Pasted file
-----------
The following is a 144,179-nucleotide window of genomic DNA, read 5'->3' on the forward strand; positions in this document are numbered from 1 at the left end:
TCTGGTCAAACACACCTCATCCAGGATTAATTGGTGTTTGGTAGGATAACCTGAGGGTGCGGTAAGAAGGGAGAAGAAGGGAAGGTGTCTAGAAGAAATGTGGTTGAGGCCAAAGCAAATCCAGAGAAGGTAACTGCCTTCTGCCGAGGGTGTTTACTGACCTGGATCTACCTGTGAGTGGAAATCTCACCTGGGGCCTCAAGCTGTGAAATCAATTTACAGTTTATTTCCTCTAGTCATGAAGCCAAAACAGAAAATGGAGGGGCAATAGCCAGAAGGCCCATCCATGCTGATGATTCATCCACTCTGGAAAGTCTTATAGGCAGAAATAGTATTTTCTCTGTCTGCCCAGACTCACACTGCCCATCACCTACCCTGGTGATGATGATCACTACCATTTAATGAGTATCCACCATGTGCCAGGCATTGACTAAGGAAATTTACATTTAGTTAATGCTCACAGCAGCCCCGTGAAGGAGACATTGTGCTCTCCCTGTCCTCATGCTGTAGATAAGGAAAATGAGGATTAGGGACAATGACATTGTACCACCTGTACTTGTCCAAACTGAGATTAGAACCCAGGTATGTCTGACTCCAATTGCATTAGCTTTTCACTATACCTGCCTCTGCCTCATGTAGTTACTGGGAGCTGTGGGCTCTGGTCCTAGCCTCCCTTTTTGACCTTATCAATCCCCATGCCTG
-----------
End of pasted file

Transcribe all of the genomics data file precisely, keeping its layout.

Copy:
The following is a 144,179-nucleotide window of genomic DNA, read 5'->3' on the forward strand; positions in this document are numbered from 1 at the left end:
TCTGGTCAAACACACCTCATCCAGGATTAATTGGTGTTTGGTAGGATAACCTGAGGGTGCGGTAAGAAGGGAGAAGAAGGGAAGGTGTCTAGAAGAAATGTGGTTGAGGCCAAAGCAAATCCAGAGAAGGTAACTGCCTTCTGCCGAGGGTGTTTACTGACCTGGATCTACCTGTGAGTGGAAATCTCACCTGGGGCCTCAAGCTGTGAAATCAATTTACAGTTTATTTCCTCTAGTCATGAAGCCAAAACAGAAAATGGAGGGGCAATAGCCAGAAGGCCCATCCATGCTGATGATTCATCCACTCTGGAAAGTCTTATAGGCAGAAATAGTATTTTCTCTGTCTGCCCAGACTCACACTGCCCATCACCTACCCTGGTGATGATGATCACTACCATTTAATGAGTATCCACCATGTGCCAGGCATTGACTAAGGAAATTTACATTTAGTTAATGCTCACAGCAGCCCCGTGAAGGAGACATTGTGCTCTCCCTGTCCTCATGCTGTAGATAAGGAAAATGAGGATTAGGGACAATGACATTGTACCACCTGTACTTGTCCAAACTGAGATTAGAACCCAGGTATGTCTGACTCCAATTGCATTAGCTTTTCACTATACCTGCCTCTGCCTCATGTAGTTACTGGGAGCTGTGGGCTCTGGTCCTAGCCTCCCTTTTTGACCTTATCAATCCCCATGCCTG